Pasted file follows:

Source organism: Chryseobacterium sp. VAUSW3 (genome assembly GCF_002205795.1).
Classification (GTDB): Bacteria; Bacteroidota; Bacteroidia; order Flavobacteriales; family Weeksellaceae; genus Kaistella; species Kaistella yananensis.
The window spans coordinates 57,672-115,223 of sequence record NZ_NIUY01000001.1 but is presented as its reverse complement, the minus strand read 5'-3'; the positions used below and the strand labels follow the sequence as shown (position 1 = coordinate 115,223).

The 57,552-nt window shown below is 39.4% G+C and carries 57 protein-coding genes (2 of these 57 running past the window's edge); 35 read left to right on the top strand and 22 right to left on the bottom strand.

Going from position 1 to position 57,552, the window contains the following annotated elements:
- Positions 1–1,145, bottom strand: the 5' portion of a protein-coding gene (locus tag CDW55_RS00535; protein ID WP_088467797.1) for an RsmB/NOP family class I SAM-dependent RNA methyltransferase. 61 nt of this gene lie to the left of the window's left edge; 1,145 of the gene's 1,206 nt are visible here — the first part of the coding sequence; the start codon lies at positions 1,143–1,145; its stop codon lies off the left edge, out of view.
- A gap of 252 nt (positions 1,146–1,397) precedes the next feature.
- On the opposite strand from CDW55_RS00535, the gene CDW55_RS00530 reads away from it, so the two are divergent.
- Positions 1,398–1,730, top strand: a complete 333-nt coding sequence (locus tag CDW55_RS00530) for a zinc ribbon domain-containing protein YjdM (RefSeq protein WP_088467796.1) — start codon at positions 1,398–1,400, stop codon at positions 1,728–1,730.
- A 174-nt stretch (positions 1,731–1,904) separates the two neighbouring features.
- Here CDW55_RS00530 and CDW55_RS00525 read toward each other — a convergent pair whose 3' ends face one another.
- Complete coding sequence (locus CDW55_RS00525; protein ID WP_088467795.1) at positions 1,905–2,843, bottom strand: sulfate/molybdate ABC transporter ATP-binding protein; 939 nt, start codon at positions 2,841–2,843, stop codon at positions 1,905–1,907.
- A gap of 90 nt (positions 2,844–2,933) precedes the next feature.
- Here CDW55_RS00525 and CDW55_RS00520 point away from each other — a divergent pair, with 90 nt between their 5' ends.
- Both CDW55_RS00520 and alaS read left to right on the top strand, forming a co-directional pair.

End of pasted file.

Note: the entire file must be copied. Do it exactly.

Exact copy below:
Source organism: Chryseobacterium sp. VAUSW3 (genome assembly GCF_002205795.1).
Classification (GTDB): Bacteria; Bacteroidota; Bacteroidia; order Flavobacteriales; family Weeksellaceae; genus Kaistella; species Kaistella yananensis.
The window spans coordinates 57,672-115,223 of sequence record NZ_NIUY01000001.1 but is presented as its reverse complement, the minus strand read 5'-3'; the positions used below and the strand labels follow the sequence as shown (position 1 = coordinate 115,223).

The 57,552-nt window shown below is 39.4% G+C and carries 57 protein-coding genes (2 of these 57 running past the window's edge); 35 read left to right on the top strand and 22 right to left on the bottom strand.

Going from position 1 to position 57,552, the window contains the following annotated elements:
- Positions 1–1,145, bottom strand: the 5' portion of a protein-coding gene (locus tag CDW55_RS00535; protein ID WP_088467797.1) for an RsmB/NOP family class I SAM-dependent RNA methyltransferase. 61 nt of this gene lie to the left of the window's left edge; 1,145 of the gene's 1,206 nt are visible here — the first part of the coding sequence; the start codon lies at positions 1,143–1,145; its stop codon lies off the left edge, out of view.
- A gap of 252 nt (positions 1,146–1,397) precedes the next feature.
- On the opposite strand from CDW55_RS00535, the gene CDW55_RS00530 reads away from it, so the two are divergent.
- Positions 1,398–1,730, top strand: a complete 333-nt coding sequence (locus tag CDW55_RS00530) for a zinc ribbon domain-containing protein YjdM (RefSeq protein WP_088467796.1) — start codon at positions 1,398–1,400, stop codon at positions 1,728–1,730.
- A 174-nt stretch (positions 1,731–1,904) separates the two neighbouring features.
- Here CDW55_RS00530 and CDW55_RS00525 read toward each other — a convergent pair whose 3' ends face one another.
- Complete coding sequence (locus CDW55_RS00525; protein ID WP_088467795.1) at positions 1,905–2,843, bottom strand: sulfate/molybdate ABC transporter ATP-binding protein; 939 nt, start codon at positions 2,841–2,843, stop codon at positions 1,905–1,907.
- A gap of 90 nt (positions 2,844–2,933) precedes the next feature.
- Here CDW55_RS00525 and CDW55_RS00520 point away from each other — a divergent pair, with 90 nt between their 5' ends.
- Both CDW55_RS00520 and alaS read left to right on the top strand, forming a co-directional pair.